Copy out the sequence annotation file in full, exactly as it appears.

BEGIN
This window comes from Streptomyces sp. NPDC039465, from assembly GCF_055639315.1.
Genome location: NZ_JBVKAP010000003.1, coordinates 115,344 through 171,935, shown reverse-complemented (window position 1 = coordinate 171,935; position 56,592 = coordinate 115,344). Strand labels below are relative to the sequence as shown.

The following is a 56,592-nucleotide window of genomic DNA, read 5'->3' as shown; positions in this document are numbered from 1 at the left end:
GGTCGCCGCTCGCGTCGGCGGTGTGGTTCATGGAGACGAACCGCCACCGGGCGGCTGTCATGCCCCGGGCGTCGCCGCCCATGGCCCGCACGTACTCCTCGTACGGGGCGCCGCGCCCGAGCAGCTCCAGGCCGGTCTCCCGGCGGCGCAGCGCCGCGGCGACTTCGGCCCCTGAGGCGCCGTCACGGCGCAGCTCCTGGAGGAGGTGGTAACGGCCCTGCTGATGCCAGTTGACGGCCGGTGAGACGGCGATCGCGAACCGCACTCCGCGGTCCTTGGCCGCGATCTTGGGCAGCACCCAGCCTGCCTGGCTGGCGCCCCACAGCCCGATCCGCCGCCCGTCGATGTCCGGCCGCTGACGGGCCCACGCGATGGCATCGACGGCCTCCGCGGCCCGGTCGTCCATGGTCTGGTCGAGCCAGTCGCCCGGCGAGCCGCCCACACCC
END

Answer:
This window comes from Streptomyces sp. NPDC039465, from assembly GCF_055639315.1.
Genome location: NZ_JBVKAP010000003.1, coordinates 115,344 through 171,935, shown reverse-complemented (window position 1 = coordinate 171,935; position 56,592 = coordinate 115,344). Strand labels below are relative to the sequence as shown.

The following is a 56,592-nucleotide window of genomic DNA, read 5'->3' as shown; positions in this document are numbered from 1 at the left end:
GGTCGCCGCTCGCGTCGGCGGTGTGGTTCATGGAGACGAACCGCCACCGGGCGGCTGTCATGCCCCGGGCGTCGCCGCCCATGGCCCGCACGTACTCCTCGTACGGGGCGCCGCGCCCGAGCAGCTCCAGGCCGGTCTCCCGGCGGCGCAGCGCCGCGGCGACTTCGGCCCCTGAGGCGCCGTCACGGCGCAGCTCCTGGAGGAGGTGGTAACGGCCCTGCTGATGCCAGTTGACGGCCGGTGAGACGGCGATCGCGAACCGCACTCCGCGGTCCTTGGCCGCGATCTTGGGCAGCACCCAGCCTGCCTGGCTGGCGCCCCACAGCCCGATCCGCCGCCCGTCGATGTCCGGCCGCTGACGGGCCCACGCGATGGCATCGACGGCCTCCGCGGCCCGGTCGTCCATGGTCTGGTCGAGCCAGTCGCCCGGCGAGCCGCCCACACCC